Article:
Art history may have or be an archive (even a canon!), but it is also a process of translation, remediation, and remaking. Here are five nodes in a network:
Robert Wood’s Palmyra (1753): a transfer from architecture to print.
In 1751, funded and accompanied by slave-owner and planter James “Jamaica” Dawkins, the traveler Robert Wood and the architect Giovanni Battista Borra rendered the ruins of Palmyra in text and image. The resulting folio was printed in 1753, subsidized by Dawkins and by subscription. It made the men their fame and launched a genre, later to be joined by: James Stuart and Nicholas Revett’s Athens, Robert Adam’s Spalatro, and the Ionian Antiquities of the Society of Dilettanti. These are the first art-historical monographs.
Kurt Weitzmann’s Illustrations in Roll and Codex (1947): a study of media transfer.
Before the Great War, the Princeton University Department of Art and Archaeology put serious money into extractive archaeology at Antioch and Sardis. At mid-century, it put serious money into publishing. Charles Rufus Morey’s colossal yet multiple Index of Christian Art is one result, as are the series published “for” or “by” the Department: for example, Studies in Manuscript Illumination and The Illustrations in the Manuscripts of the Septuagint. These are soberly expensive folios containing thousands of tightly cropped photographs of Byzantine books. Now art history needs its own library.
Michael Podro’s Critical Historians of Art (1982): a transfer from German to English.
Yale University Press books from the early 1980s – Francis Haskell and Nicholas Penny’s Taste and the Antique is another example – are radical. They are clearly written, deeply thoughtful, and printed in some quantity of paperbacks. Podro’s book presents 150 years of German-language art history in 250 cogent pages. The scale of the print-run was enabled by course adoptions. Second-hand highlighted copies of these books are archaeological artefacts of an advanced discipline.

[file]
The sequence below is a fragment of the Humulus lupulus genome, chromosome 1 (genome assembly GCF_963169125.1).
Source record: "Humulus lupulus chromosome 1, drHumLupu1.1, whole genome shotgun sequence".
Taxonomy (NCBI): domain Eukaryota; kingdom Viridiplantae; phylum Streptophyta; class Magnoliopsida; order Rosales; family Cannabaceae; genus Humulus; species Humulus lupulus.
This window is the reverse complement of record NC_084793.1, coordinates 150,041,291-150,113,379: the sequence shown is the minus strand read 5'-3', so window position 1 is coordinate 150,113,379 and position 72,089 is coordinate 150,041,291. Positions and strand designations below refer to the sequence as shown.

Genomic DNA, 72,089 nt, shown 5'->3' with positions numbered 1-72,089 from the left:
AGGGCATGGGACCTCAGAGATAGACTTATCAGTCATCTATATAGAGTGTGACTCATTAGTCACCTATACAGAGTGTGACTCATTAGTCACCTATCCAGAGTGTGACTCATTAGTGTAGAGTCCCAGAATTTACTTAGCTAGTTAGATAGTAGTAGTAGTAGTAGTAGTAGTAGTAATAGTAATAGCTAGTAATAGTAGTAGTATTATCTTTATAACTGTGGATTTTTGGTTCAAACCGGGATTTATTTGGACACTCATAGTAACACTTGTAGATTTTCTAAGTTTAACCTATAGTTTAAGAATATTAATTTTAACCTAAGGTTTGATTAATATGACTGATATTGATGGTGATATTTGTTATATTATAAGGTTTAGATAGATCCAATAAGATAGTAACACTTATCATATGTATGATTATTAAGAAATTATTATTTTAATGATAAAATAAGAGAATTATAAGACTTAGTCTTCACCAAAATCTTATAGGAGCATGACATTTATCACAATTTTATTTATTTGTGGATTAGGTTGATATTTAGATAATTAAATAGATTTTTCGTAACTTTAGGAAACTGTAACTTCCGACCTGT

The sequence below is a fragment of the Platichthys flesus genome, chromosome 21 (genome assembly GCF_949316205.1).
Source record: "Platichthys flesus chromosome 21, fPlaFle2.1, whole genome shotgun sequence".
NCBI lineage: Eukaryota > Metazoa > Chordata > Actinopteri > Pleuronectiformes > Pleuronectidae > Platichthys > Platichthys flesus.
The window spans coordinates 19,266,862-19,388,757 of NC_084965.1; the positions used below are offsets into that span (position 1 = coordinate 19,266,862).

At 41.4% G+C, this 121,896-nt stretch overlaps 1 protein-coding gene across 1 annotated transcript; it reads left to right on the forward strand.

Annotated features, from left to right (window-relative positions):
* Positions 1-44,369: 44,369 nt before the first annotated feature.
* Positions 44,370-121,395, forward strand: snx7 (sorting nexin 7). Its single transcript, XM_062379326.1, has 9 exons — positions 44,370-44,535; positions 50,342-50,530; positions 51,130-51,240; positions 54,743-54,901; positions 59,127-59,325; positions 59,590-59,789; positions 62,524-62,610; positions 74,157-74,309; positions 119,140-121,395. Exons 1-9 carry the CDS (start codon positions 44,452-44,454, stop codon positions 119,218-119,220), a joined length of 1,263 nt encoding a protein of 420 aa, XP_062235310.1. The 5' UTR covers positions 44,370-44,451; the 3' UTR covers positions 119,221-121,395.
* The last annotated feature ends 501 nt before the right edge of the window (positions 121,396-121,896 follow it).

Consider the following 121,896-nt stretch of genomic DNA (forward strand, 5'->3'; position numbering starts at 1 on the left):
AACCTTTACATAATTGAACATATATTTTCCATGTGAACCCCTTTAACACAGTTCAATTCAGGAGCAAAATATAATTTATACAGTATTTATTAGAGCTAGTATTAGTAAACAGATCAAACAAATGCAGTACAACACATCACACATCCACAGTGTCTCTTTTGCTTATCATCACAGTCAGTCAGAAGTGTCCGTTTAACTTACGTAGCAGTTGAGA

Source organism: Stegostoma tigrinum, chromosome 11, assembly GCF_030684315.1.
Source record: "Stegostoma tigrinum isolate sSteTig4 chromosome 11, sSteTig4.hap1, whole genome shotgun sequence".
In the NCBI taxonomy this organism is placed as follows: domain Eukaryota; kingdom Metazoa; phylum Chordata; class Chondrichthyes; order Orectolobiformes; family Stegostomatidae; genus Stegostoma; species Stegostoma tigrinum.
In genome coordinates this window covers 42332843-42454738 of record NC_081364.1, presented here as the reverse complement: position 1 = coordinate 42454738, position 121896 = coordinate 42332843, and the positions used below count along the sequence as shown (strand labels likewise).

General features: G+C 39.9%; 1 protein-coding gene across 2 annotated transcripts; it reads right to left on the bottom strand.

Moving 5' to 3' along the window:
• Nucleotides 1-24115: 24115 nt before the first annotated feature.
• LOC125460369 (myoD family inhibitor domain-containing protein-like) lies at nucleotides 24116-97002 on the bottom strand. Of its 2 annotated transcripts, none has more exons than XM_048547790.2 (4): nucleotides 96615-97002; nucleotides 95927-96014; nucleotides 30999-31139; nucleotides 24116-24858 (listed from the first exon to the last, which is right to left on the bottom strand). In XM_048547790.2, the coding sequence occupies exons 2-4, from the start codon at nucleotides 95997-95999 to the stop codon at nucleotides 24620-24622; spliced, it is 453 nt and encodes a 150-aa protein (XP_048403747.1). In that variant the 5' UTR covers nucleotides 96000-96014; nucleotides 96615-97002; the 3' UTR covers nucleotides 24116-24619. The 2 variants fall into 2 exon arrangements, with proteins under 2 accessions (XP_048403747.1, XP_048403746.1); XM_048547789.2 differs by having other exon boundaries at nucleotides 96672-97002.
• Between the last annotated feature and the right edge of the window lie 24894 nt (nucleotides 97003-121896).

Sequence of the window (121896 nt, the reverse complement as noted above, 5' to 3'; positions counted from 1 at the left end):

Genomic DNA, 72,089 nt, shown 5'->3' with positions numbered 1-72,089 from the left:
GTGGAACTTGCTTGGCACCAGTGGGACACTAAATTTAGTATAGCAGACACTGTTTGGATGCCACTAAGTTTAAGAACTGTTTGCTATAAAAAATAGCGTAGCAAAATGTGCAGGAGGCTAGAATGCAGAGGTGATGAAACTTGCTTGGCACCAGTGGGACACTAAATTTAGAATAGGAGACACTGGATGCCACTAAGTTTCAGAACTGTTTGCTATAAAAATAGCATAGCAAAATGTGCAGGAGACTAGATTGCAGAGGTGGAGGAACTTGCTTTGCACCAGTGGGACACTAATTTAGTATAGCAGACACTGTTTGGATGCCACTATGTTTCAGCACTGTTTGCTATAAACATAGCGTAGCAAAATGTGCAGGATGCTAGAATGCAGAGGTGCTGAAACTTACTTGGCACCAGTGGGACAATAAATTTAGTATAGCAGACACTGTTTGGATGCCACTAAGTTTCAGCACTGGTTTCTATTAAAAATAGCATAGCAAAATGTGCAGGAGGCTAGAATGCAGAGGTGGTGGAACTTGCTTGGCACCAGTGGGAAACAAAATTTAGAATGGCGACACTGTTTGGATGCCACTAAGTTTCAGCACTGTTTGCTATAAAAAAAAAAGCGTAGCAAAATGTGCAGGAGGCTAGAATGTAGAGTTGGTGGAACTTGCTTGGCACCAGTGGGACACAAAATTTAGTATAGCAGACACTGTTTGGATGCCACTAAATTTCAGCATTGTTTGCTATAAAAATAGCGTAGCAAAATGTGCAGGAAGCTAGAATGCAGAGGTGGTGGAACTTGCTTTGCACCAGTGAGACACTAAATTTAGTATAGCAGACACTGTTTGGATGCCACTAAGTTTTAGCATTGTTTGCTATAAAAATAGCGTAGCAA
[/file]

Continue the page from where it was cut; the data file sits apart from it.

Margaret Olin’s Forms of Representation in Alois Riegl’s Theory of Art (1992): a transfer from dissertation to book.
This is a highly specialized study, concerned with an earlier period of equally specialized and university-based art history. The precision of the argument forms the summit of 20th-century Anglophone art history. It is the one great book written by an art historian about an art historian, far more satisfying than Ernst Gombrich’s Aby Warburg.
Esther Chadwick, Meredith Gamer, and Cyra Levenson, Slavery and Portraiture in 18th-Century Atlantic Britain (2014): a transfer across wires.
The curators of a museum exhibit, and authors of a web catalog, regard a portrait of “a young girl… accompanied by a dog and an enslaved servant.” Moving to the classical object at top right: “The relief on the urn, which shows a group of cherubs taming a wild goat—an allegory of carnal lust—serves as a contrast to the ostensibly chaste, ‘domesticated’ love, which the young girl is shown to inspire in her two attendants.” This is a seed of awareness, available to each new reader who turns from words to image and back again.
Benjamin Anderson is associate professor of the history of art and classics at Cornell University. He is the author of Cosmos and Community in Early Medieval Art, winner of the College Art Association’s 2018 Charles Rufus Morey Book Award.
Wood, Robert. The ruins of Palmyra, otherwise Tedmor, in the desart, 1753.
Weitzmann, Kurt. Illustrations in Roll and Codex: A Study of the Origin and Method of Text Illustration. Princeton, New Jersey: Princeton University Press, 1947.
Podro, Michael. The Critical Historians of Art. New Haven, Connecticut: Yale University Press, 1982.
Olin, Margaret. Forms of Representation in Alois Riegl’s Theory of Art. State College, Pennsylvania: Penn State University Press, 1992.
Chadwick, Esther, Meredith Gamer, and Cyra Levenson. Slavery and Portraiture in 18th-Century Atlantic Britain. New Haven, Connecticut: The Yale Center for British Art, 2014.